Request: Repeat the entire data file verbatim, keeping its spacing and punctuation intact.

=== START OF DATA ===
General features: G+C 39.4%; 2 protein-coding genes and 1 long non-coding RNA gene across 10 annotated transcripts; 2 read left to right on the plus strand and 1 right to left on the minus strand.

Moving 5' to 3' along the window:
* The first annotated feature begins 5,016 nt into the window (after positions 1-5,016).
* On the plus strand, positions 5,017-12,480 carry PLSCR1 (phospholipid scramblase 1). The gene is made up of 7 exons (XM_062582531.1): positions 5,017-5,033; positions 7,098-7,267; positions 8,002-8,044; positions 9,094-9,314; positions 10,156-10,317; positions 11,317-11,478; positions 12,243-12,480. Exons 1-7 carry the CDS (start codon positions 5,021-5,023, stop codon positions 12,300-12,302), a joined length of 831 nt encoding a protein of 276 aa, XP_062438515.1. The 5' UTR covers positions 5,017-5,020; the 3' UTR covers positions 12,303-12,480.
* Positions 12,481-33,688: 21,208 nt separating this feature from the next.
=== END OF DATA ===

General features: G+C 39.4%; 2 protein-coding genes and 1 long non-coding RNA gene across 10 annotated transcripts; 2 read left to right on the plus strand and 1 right to left on the minus strand.

Moving 5' to 3' along the window:
* The first annotated feature begins 5,016 nt into the window (after positions 1-5,016).
* On the plus strand, positions 5,017-12,480 carry PLSCR1 (phospholipid scramblase 1). The gene is made up of 7 exons (XM_062582531.1): positions 5,017-5,033; positions 7,098-7,267; positions 8,002-8,044; positions 9,094-9,314; positions 10,156-10,317; positions 11,317-11,478; positions 12,243-12,480. Exons 1-7 carry the CDS (start codon positions 5,021-5,023, stop codon positions 12,300-12,302), a joined length of 831 nt encoding a protein of 276 aa, XP_062438515.1. The 5' UTR covers positions 5,017-5,020; the 3' UTR covers positions 12,303-12,480.
* Positions 12,481-33,688: 21,208 nt separating this feature from the next.